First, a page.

A $69.7 million compensation package and $98 million pension payout to Exxon Mobil Corp.'s (XOM) former chief executive and chairman Lee R. Raymond has some shareholders and economists asking, "how much is enough?"

"Some folks will ask the question, 'Is this more evidence of big oil taking an enormous windfall and retaining all the riches?"' said Mel Fugate, assistant professor for Southern Methodist University's Cox School of Business.

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The Irving company has drawn criticism from politicians and economists for becoming the most profitable company in history — at consumers' expense, they say.

Exxon benefited from high oil and natural gas prices and solid demand for refined products en route to earning $36 billion last year. The company has defended its profits, saying that other industries have larger profit margins but oil companies' bottom lines stand out because they operate on a much larger scale.

Recent news of Raymond's payout and pension is stoking embers Fugate said had been starting to die out. But with gasoline prices again reaching $3 a gallon at the pump in some areas and big oil companies about to report first-quarter earnings in coming weeks, expect more fallout, economists say.

On Wednesday, Exxon reported executive compensation in a regulatory filing that showed Raymond receiving $48.5 million in salary, bonuses, incentive payments and stock awards.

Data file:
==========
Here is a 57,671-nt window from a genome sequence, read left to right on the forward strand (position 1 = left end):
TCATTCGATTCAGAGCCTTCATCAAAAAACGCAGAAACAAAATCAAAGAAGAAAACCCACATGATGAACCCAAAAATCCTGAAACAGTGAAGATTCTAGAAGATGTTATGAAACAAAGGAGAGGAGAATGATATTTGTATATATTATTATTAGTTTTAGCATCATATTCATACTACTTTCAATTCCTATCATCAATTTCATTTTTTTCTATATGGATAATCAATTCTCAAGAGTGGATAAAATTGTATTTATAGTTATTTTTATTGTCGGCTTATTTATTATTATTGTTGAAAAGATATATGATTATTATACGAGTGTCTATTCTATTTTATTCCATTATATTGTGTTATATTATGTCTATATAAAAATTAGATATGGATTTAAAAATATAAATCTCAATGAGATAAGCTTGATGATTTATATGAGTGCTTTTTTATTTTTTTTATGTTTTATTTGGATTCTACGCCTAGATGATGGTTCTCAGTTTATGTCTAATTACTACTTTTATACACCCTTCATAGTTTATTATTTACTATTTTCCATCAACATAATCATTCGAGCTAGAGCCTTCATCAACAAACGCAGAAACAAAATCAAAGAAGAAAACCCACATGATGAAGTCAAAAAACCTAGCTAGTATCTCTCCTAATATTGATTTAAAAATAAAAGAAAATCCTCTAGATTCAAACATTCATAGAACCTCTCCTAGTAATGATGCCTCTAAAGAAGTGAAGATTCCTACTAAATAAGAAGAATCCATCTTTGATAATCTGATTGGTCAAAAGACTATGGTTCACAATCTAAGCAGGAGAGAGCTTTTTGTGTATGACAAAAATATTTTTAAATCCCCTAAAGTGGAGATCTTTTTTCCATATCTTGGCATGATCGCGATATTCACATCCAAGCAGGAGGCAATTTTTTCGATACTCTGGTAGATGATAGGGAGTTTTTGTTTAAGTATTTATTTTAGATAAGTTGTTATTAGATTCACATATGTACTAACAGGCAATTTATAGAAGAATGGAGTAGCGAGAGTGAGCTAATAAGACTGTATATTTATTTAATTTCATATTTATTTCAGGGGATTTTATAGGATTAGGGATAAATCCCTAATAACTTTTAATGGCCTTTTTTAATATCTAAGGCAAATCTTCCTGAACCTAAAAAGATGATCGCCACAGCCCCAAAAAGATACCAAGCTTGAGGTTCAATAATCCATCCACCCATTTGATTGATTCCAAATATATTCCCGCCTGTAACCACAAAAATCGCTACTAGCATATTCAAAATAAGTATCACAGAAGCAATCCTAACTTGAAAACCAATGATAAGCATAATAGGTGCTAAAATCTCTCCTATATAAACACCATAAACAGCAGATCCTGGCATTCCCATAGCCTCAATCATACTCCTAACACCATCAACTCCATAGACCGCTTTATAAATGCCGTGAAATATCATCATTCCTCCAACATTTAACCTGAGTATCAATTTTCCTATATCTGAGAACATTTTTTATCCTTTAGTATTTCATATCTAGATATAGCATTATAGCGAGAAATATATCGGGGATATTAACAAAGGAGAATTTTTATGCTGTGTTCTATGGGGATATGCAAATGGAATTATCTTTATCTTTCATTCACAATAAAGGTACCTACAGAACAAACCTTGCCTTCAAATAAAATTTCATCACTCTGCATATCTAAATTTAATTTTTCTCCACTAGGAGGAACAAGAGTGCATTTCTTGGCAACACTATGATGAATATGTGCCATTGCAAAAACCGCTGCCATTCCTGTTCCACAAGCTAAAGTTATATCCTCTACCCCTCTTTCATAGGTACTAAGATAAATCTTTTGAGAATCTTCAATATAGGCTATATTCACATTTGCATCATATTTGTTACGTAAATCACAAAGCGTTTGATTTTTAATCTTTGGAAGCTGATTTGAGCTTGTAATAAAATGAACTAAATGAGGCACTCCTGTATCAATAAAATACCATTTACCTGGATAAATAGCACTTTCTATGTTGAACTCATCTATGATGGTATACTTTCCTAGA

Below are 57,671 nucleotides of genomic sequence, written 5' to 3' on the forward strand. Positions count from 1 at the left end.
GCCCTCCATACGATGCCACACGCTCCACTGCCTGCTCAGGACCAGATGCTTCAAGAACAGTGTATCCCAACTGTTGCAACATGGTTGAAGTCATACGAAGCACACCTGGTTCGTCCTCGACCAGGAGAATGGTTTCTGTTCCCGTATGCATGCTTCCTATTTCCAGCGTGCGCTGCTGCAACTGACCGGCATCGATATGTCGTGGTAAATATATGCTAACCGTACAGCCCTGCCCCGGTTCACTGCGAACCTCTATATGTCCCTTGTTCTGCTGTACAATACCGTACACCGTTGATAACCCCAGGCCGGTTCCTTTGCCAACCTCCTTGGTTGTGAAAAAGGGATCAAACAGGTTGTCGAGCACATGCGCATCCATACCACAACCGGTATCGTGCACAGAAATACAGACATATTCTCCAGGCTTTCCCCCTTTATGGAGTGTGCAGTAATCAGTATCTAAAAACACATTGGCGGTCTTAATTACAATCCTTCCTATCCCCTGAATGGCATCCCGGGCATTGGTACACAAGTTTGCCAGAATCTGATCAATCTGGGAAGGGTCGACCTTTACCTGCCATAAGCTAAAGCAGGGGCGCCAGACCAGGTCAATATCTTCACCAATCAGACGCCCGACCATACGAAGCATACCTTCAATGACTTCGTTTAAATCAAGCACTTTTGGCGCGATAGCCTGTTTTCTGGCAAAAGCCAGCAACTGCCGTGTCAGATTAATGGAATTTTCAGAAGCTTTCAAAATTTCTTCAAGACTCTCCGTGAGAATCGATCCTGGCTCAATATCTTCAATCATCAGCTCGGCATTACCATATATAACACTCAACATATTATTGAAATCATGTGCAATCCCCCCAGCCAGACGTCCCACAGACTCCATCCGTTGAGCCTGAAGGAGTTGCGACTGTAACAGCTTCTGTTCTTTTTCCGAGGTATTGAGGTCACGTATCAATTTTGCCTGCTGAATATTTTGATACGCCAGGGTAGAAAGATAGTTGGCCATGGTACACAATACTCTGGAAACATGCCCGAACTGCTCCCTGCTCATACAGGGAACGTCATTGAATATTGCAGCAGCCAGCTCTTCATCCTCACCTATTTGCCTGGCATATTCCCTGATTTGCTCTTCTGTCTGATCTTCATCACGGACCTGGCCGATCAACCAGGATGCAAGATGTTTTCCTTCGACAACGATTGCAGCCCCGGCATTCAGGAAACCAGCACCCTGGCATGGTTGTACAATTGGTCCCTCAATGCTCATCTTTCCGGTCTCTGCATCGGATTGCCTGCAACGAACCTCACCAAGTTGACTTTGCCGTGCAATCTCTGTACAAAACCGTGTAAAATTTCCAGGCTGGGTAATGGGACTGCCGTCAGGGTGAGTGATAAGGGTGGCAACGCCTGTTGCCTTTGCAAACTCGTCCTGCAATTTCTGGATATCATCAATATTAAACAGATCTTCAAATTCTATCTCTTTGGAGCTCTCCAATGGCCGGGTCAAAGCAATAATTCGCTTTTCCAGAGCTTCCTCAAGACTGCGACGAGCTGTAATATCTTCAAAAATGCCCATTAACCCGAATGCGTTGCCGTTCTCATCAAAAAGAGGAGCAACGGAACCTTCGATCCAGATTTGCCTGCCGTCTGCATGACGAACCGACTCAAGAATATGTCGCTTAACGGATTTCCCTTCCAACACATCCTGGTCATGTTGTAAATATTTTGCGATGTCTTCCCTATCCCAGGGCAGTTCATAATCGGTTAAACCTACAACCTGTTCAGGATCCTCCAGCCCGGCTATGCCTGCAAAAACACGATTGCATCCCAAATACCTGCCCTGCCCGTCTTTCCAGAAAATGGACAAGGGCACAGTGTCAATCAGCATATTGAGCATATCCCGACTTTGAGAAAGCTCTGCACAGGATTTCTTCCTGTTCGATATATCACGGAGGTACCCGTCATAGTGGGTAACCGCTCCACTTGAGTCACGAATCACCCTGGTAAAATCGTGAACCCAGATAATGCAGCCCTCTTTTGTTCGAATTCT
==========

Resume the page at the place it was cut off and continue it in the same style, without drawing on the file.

His compensation package also included $21.2 million from exercising stock options, which the company stopped awarding in 2001.

His $98 million pension payout reflects 43 years of service. But he would have received nearly $17 million less had he retired just last year, according to the company's 2005 proxy statement.

In this year's proxy statement, Exxon defended the package by saying it rewards Raymond's "outstanding leadership of the business, continued strengthening of our worldwide competitive position, and continuing progress toward achieving long-range strategic goals." Raymond had been CEO since 1993 before stepping down at the end of last year.

Fugate, who specializes in executive compensation and management, said Exxon is sending a "very, very bad signal" by allowing Raymond to select the lump-sum payout.

"They are in very, very rich times, so on one hand they say, 'we can afford it,' but on the other hand they are taking an awful lot of heat because they've made too much at the expense of consumers. I'm surprised they are not being asked to justify that."

They will be at the company's shareholders meeting in Dallas on May 31. Several shareholders have placed resolutions on the agenda that, if passed, would put the clamps on some executive pay.

Shareholder Emil Rossi, author of one of the resolutions, says that although he's done well as a longtime owner of Exxon stock, he believes the executives are keeping too much for themselves.

"(Raymond) took over a good company," said Rossi, of Boonville, Calif. "He didn't bring it out from being a bad company, so his pay is clean out of reason. It's not because of his smartness."

Twice since November, big oil executives, including Raymond before his retirement, sat in Senate hearings defending their profits and deflecting accusations of gouging.

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